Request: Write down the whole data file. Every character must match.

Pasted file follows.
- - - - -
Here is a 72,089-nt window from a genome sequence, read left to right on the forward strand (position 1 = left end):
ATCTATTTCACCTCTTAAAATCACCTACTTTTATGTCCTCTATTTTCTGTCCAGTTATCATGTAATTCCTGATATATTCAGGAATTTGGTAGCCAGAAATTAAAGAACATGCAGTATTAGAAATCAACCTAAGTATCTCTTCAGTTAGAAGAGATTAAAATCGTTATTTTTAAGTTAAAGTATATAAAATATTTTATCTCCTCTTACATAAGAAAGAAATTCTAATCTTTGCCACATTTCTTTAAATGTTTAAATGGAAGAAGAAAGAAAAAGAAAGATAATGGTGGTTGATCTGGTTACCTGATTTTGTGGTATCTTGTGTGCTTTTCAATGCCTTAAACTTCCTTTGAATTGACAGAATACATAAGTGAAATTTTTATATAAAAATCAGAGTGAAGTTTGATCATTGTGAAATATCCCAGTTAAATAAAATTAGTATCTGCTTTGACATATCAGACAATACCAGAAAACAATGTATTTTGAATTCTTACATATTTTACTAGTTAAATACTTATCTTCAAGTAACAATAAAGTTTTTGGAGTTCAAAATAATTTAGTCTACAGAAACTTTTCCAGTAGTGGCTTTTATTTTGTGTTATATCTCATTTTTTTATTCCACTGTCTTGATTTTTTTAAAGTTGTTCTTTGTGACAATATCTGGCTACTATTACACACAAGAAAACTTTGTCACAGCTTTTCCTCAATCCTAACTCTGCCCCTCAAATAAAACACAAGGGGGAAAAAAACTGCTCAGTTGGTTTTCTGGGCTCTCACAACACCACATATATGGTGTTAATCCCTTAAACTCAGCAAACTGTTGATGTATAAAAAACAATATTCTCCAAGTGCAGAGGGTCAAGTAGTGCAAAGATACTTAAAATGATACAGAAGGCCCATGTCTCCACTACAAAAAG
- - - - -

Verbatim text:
Here is a 72,089-nt window from a genome sequence, read left to right on the forward strand (position 1 = left end):
ATCTATTTCACCTCTTAAAATCACCTACTTTTATGTCCTCTATTTTCTGTCCAGTTATCATGTAATTCCTGATATATTCAGGAATTTGGTAGCCAGAAATTAAAGAACATGCAGTATTAGAAATCAACCTAAGTATCTCTTCAGTTAGAAGAGATTAAAATCGTTATTTTTAAGTTAAAGTATATAAAATATTTTATCTCCTCTTACATAAGAAAGAAATTCTAATCTTTGCCACATTTCTTTAAATGTTTAAATGGAAGAAGAAAGAAAAAGAAAGATAATGGTGGTTGATCTGGTTACCTGATTTTGTGGTATCTTGTGTGCTTTTCAATGCCTTAAACTTCCTTTGAATTGACAGAATACATAAGTGAAATTTTTATATAAAAATCAGAGTGAAGTTTGATCATTGTGAAATATCCCAGTTAAATAAAATTAGTATCTGCTTTGACATATCAGACAATACCAGAAAACAATGTATTTTGAATTCTTACATATTTTACTAGTTAAATACTTATCTTCAAGTAACAATAAAGTTTTTGGAGTTCAAAATAATTTAGTCTACAGAAACTTTTCCAGTAGTGGCTTTTATTTTGTGTTATATCTCATTTTTTTATTCCACTGTCTTGATTTTTTTAAAGTTGTTCTTTGTGACAATATCTGGCTACTATTACACACAAGAAAACTTTGTCACAGCTTTTCCTCAATCCTAACTCTGCCCCTCAAATAAAACACAAGGGGGAAAAAAACTGCTCAGTTGGTTTTCTGGGCTCTCACAACACCACATATATGGTGTTAATCCCTTAAACTCAGCAAACTGTTGATGTATAAAAAACAATATTCTCCAAGTGCAGAGGGTCAAGTAGTGCAAAGATACTTAAAATGATACAGAAGGCCCATGTCTCCACTACAAAAAG